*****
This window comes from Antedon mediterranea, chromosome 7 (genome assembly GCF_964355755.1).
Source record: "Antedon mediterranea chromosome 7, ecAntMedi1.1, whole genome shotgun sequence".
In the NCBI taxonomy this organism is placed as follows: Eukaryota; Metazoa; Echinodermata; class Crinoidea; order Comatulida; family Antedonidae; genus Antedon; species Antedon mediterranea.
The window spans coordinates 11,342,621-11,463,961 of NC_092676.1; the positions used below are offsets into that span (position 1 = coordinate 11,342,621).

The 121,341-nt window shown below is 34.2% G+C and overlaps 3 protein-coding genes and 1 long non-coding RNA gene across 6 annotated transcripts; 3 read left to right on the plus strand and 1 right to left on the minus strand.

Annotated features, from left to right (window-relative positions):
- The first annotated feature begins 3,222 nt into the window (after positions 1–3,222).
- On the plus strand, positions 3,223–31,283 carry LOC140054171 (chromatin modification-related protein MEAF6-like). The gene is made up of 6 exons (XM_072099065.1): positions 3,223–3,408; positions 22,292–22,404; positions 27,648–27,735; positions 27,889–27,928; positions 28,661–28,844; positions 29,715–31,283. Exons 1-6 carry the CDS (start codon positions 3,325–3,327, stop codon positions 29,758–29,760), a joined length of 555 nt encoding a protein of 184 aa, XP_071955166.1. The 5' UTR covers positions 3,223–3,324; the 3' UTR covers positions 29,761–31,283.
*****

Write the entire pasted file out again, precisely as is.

This window comes from Antedon mediterranea, chromosome 7 (genome assembly GCF_964355755.1).
Source record: "Antedon mediterranea chromosome 7, ecAntMedi1.1, whole genome shotgun sequence".
In the NCBI taxonomy this organism is placed as follows: Eukaryota; Metazoa; Echinodermata; class Crinoidea; order Comatulida; family Antedonidae; genus Antedon; species Antedon mediterranea.
The window spans coordinates 11,342,621-11,463,961 of NC_092676.1; the positions used below are offsets into that span (position 1 = coordinate 11,342,621).

The 121,341-nt window shown below is 34.2% G+C and overlaps 3 protein-coding genes and 1 long non-coding RNA gene across 6 annotated transcripts; 3 read left to right on the plus strand and 1 right to left on the minus strand.

Annotated features, from left to right (window-relative positions):
- The first annotated feature begins 3,222 nt into the window (after positions 1–3,222).
- On the plus strand, positions 3,223–31,283 carry LOC140054171 (chromatin modification-related protein MEAF6-like). The gene is made up of 6 exons (XM_072099065.1): positions 3,223–3,408; positions 22,292–22,404; positions 27,648–27,735; positions 27,889–27,928; positions 28,661–28,844; positions 29,715–31,283. Exons 1-6 carry the CDS (start codon positions 3,325–3,327, stop codon positions 29,758–29,760), a joined length of 555 nt encoding a protein of 184 aa, XP_071955166.1. The 5' UTR covers positions 3,223–3,324; the 3' UTR covers positions 29,761–31,283.